Backstory and Context
In 1945, during World War II, Penn station was at its peak, and served more than a million people on a daily basis. In 1947, the train station declined due to construction of the interstate highway system, and reported a tremendous operating loss for the first time. Pennsylvania Railroad sold the station rights to real estate William Zeckendorf in the 1950s. Demolition on the station began in 1963.
The new Penn station is entirely out of sight from the street; it sleeps beneath the Madison Square Garden on 33rd street and two Penn plazas. The station spans three-levels underground with the concourses located on the upper two levels and the train platforms located on the lowest level. Two original levels of the concourse have been renovated and expanded. The tracks and platforms are original except for newer track connection to the west side rail yard and the Amtrak empire corridor which serves Albany and Buffalo. There are three new added areas which serve Amtrak, NJ Transit and LIRR. On a daily basis, Long Island Rail Road transports approximately 233,340 commuters, the New Jersey transport about 93,300, while Amtrak serves approximately 28,487 passengers.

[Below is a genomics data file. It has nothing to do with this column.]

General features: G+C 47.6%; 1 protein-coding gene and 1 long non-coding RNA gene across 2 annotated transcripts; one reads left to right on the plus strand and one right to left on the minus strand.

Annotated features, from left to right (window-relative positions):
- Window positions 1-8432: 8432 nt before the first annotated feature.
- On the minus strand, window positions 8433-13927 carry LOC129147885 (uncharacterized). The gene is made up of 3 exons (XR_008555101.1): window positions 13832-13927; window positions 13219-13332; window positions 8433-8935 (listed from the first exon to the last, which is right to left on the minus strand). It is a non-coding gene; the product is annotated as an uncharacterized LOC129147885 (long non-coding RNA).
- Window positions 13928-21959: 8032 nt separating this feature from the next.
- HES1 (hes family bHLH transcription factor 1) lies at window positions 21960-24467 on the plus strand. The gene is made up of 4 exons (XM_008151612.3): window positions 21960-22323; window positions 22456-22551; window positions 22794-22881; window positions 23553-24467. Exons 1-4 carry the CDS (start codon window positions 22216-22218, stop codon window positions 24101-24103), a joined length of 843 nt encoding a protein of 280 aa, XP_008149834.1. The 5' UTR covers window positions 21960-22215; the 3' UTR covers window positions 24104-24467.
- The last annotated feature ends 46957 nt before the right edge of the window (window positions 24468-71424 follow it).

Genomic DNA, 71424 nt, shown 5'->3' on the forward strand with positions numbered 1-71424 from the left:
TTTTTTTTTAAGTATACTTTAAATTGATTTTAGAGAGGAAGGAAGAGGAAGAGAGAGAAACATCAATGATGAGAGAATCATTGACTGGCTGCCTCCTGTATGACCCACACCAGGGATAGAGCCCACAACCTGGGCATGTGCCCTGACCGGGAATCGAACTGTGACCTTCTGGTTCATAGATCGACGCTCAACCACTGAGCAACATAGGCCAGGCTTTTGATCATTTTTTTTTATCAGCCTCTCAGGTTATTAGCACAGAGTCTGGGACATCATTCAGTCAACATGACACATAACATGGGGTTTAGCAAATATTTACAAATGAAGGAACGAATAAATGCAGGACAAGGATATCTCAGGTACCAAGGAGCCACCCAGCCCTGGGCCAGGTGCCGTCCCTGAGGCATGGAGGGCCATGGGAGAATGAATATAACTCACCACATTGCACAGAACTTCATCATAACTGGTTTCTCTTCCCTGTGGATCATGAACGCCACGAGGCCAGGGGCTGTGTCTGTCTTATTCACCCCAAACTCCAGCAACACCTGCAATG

New York. Penn station,NY. . Accessed December 07, 2018. http://www.greatamericanstation.com/NYP. AmtrakRichard, Reeves. Penn Station Dust and Turmoil. Demolition and Renovation. July 14, 1966. Accessed November 28, 2018. http://www.nytimes.com/1966/07/14/archives/at-penn-station.
National Park Service. nps.gov. April 15, 2008. Accessed November 27, 2018. http://npgallary.nps.gov/assetNRIS/5001138.